Everyone's coming out story is different. For some, it was as easy as having a 5-minute conversation with their family. For others, it has been like climbing a mountain barefoot. And while some coming out stories are cocoa-like bitter, they can turn into sweet chocolates when we share them.

Here are some of these coming out for the first time experiences.

“I was 19.

Tuesday afternoon, October. I was on the way to college. Sweat was dripping down my back as I stood outside the black iron gates of Mary Immaculate College in Limerick.

My mum rang me and asked me, “are you gay?”  It was as easy as that. Her simple question did all the hard work for me. She would later out me to my sister in Australia, my grandmother, grandfather, aunties, best friends and the local parish before I was even home from college that weekend.

At the time, I was furious. I felt it was my story to tell.  But now it’s a funny story to speak on the first date over a pint or two.” – Dave

“I was 16 and in love for the first time.

I was scared of my feelings. Thankfully, my crush confessed her love for me. I expressed my feelings for her as well. We decided to be girlfriends but took it really slow.

We would kiss goodbye secretly in the girls’ bathroom after school. We spent the whole summer together. When it was almost time to go back to school, we decided to be open about our relationship.

Unfortunately, she was also putting a lot of pressure on me to come out to my parents. I did tell my parents eventually, but not because I was ready. I was scared of losing her if I didn’t.

My friends at school seemed to take it quite well. Even though it was a shock for them, they were very accepting. My parents took it harshly. My mother cried a lot and told me a lot of hurtful things. My father told me as long as I am happy, he is happy. I don't know how other family members (aunts, grandma, cousin) took it.

To this day (I’m 20 now), my parents still vocalise their wish to get married to a man.” – Yasmine yassjm@hotmail.ca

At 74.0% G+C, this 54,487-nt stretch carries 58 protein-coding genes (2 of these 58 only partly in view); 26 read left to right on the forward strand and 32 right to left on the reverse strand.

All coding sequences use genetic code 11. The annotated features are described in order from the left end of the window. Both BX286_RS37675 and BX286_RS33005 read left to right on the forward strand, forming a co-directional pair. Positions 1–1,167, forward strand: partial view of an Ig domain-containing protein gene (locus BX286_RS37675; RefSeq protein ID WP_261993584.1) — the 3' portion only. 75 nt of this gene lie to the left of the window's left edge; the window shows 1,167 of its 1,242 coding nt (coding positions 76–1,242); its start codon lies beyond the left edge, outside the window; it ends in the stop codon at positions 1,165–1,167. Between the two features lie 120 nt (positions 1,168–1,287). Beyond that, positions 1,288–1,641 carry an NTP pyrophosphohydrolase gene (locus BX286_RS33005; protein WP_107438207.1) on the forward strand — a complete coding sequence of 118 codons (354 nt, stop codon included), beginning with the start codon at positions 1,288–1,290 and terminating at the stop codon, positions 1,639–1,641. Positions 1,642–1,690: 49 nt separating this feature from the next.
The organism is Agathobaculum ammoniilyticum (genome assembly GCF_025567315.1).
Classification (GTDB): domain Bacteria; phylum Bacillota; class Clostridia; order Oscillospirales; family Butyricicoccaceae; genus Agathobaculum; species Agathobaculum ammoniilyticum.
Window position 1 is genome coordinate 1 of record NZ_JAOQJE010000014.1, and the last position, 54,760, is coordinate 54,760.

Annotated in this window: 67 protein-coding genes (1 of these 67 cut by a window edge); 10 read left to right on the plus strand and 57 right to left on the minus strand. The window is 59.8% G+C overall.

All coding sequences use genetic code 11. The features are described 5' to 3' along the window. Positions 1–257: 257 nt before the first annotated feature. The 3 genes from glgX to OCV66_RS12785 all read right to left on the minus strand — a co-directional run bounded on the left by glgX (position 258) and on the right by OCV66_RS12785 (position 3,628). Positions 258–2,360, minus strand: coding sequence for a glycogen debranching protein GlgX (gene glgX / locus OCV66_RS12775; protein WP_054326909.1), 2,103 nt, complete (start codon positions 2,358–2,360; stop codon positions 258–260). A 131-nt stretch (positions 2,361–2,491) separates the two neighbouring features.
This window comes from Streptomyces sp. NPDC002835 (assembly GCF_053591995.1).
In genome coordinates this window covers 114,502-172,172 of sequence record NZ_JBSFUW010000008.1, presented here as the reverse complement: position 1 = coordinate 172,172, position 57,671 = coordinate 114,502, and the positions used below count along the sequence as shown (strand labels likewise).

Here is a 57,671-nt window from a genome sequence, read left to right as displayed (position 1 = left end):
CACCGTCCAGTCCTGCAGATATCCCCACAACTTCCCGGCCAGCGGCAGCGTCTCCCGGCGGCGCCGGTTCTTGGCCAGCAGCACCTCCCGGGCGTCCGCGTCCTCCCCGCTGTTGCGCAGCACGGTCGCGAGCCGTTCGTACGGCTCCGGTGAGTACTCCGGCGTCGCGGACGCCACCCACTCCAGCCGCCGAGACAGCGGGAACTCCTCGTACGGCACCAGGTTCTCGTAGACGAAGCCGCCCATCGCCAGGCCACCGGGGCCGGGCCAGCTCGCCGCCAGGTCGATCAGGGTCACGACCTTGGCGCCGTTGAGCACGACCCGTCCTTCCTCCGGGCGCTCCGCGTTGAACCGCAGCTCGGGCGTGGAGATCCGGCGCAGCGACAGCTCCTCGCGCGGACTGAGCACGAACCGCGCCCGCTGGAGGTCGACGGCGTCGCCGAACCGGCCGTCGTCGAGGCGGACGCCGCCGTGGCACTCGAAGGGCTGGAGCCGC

I had already come out to my friends for two years when my mother found out I was on a trip with my boyfriend.

I was 22. I had just returned to my parents' home from my studies—time to reorganise and move on. After the trip with my boyfriend, my mother needed to speak—she figured out we were together through Facebook.

I had to fight with my mother and father for almost a year. I went to the army to let everyone breathe out of this weird unending situation. I’m 27 now, and my family still can’t accept that I’m gay. It might be a tough situation for us, but I would never take it back. I hated living with lies, and the freedom that I enjoy now tastes good. My only advice to anyone thinking of coming out is to come out only when they feel safe. Most of the time, things get better. – @tazbones on Instagram

“A whole night on the phone with my close high school friend.

A telephone conversation that lasted more than 4 hours. So relaxing. What a relief  that someone now knew how I was feeling and what my real identity was…” tkisleyici@hotmail.com

“I’m assuming by “coming out” you mean the first time and first-person one has come out to? Because we all come out more than once in our lifetime – it’s an ongoing process for ourselves and others. So if you mean first time to another person, then here is the story.

I was watching an episode of Phil Donahue with my mother. I was ten years old. The show focused on bisexual people, and I was baffled. I was aware and close to people who were gay and lesbian but did not know anything about bisexuality.

I asked my mom how this was possible, and she said, “What is so hard to understand? I have told you your whole life that you can love anyone regardless of their religion, skin colour, etc. And this is no different. Bisexuality is loving people for who they are and not what they are, and it is beautiful.”

And just like that, I had a word to describe how I had always felt. So I told her I was bisexual. It was a life-defining and beautiful moment.” – Markie Twist. @Dr_Markie_Twist

“I was 15 to 17 in the 1970s.

My parents took it badly but came around. School was my nightmare.

I’ve always been out at work. I was just who I was. I might have held back in environments I knew weren’t safe, such as my high school at the time, but no regrets.

Come out in your own time on your terms. It’s about you and your expression of who you are.”  – Brian Madigan GayIfa.com

“I came out many years ago, and my friends were supportive, but my family were not.

Coming out does not destroy your family relationships. These relationships will sour anyway if you do not come out because they will not be based on truth.

Coming out is not a once and for all experience. You will keep doing it continually” – john xhoni@yahoo.com

“I came out at 14.

I was with my girlfriend for two months. I felt so much pressure and stress because I hid it from my parents for so long. I thought I had to speak myself out.

I spoke about it to my best friends immediately because I didn’t want to hide it. I felt so happy. Everyone had a positive attitude towards it. Even though my father was colder than my mother, they were okay with it.

I would recommend waiting for the moment that feels right. Speak up firstly to the people you know will be okay with it; have a safe space if it doesn’t go well with your family, for example. Also, try to understand that your family or friends need to process it.” – Ludi

Everyone's coming out story is different. And there's something to be learned from every experience.

Share yours and make someone's day.

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